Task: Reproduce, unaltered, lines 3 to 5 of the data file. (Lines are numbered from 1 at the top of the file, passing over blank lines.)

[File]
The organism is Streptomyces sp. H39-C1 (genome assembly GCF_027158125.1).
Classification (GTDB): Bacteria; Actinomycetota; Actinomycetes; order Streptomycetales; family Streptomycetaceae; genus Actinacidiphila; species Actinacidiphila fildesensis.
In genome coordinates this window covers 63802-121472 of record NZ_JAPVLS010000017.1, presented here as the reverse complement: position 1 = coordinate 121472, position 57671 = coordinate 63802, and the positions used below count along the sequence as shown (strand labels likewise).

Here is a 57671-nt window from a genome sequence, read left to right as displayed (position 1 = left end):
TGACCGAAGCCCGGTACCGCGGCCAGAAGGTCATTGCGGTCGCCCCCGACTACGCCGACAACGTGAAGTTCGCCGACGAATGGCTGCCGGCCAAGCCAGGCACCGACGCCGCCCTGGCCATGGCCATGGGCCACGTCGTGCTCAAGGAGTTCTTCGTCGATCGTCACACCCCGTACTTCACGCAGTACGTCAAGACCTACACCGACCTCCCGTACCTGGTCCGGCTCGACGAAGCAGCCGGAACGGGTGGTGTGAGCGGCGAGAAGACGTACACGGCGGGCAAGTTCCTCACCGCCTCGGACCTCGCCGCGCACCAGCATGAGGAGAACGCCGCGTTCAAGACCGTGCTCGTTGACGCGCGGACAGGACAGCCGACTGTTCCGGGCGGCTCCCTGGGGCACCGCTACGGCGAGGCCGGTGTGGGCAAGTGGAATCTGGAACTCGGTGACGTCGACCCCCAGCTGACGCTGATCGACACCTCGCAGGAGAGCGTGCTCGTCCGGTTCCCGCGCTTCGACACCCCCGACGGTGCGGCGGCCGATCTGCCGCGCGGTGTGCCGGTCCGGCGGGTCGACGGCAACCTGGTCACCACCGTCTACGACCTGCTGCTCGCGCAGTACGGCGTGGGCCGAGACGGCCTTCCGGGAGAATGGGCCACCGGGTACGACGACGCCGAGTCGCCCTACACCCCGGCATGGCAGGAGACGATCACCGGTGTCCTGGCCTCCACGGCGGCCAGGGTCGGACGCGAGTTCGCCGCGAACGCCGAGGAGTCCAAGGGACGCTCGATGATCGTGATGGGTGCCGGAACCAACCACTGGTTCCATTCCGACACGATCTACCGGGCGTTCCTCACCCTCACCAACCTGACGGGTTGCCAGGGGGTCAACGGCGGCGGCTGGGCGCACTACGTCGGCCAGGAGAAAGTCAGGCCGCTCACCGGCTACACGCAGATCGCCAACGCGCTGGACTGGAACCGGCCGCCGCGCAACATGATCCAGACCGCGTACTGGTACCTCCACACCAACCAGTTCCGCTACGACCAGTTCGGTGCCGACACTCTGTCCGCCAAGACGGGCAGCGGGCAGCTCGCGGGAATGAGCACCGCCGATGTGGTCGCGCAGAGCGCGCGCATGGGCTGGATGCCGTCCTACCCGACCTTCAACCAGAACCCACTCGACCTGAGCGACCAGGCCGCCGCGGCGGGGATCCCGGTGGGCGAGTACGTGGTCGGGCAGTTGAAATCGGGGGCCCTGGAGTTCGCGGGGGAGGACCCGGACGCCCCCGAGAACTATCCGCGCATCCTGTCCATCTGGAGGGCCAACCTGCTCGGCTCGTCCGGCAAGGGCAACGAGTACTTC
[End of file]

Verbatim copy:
In genome coordinates this window covers 63802-121472 of record NZ_JAPVLS010000017.1, presented here as the reverse complement: position 1 = coordinate 121472, position 57671 = coordinate 63802, and the positions used below count along the sequence as shown (strand labels likewise).

Here is a 57671-nt window from a genome sequence, read left to right as displayed (position 1 = left end):
TGACCGAAGCCCGGTACCGCGGCCAGAAGGTCATTGCGGTCGCCCCCGACTACGCCGACAACGTGAAGTTCGCCGACGAATGGCTGCCGGCCAAGCCAGGCACCGACGCCGCCCTGGCCATGGCCATGGGCCACGTCGTGCTCAAGGAGTTCTTCGTCGATCGTCACACCCCGTACTTCACGCAGTACGTCAAGACCTACACCGACCTCCCGTACCTGGTCCGGCTCGACGAAGCAGCCGGAACGGGTGGTGTGAGCGGCGAGAAGACGTACACGGCGGGCAAGTTCCTCACCGCCTCGGACCTCGCCGCGCACCAGCATGAGGAGAACGCCGCGTTCAAGACCGTGCTCGTTGACGCGCGGACAGGACAGCCGACTGTTCCGGGCGGCTCCCTGGGGCACCGCTACGGCGAGGCCGGTGTGGGCAAGTGGAATCTGGAACTCGGTGACGTCGACCCCCAGCTGACGCTGATCGACACCTCGCAGGAGAGCGTGCTCGTCCGGTTCCCGCGCTTCGACACCCCCGACGGTGCGGCGGCCGATCTGCCGCGCGGTGTGCCGGTCCGGCGGGTCGACGGCAACCTGGTCACCACCGTCTACGACCTGCTGCTCGCGCAGTACGGCGTGGGCCGAGACGGCCTTCCGGGAGAATGGGCCACCGGGTACGACGACGCCGAGTCGCCCTACACCCCGGCATGGCAGGAGACGATCACCGGTGTCCTGGCCTCCACGGCGGCCAGGGTCGGACGCGAGTTCGCCGCGAACGCCGAGGAGTCCAAGGGACGCTCGATGATCGTGATGGGTGCCGGAACCAACCACTGGTTCCATTCCGACACGATCTACCGGGCGTTCCTCACCCTCACCAACCTGACGGGTTGCCAGGGGGTCAACGGCGGCGGCTGGGCGCACTACGTCGGCCAGGAGAAAGTCAGGCCGCTCACCGGCTACACGCAGATCGCCAACGCGCTGGACTGGAACCGGCCGCCGCGCAACATGATCCAGACCGCGTACTGGTACCTCCACACCAACCAGTTCCGCTACGACCAGTTCGGTGCCGACACTCTGTCCGCCAAGACGGGCAGCGGGCAGCTCGCGGGAATGAGCACCGCCGATGTGGTCGCGCAGAGCGCGCGCATGGGCTGGATGCCGTCCTACCCGACCTTCAACCAGAACCCACTCGACCTGAGCGACCAGGCCGCCGCGGCGGGGATCCCGGTGGGCGAGTACGTGGTCGGGCAGTTGAAATCGGGGGCCCTGGAGTTCGCGGGGGAGGACCCGGACGCCCCCGAGAACTATCCGCGCATCCTGTCCATCTGGAGGGCCAACCTGCTCGGCTCGTCCGGCAAGGGCAACGAGTACTTC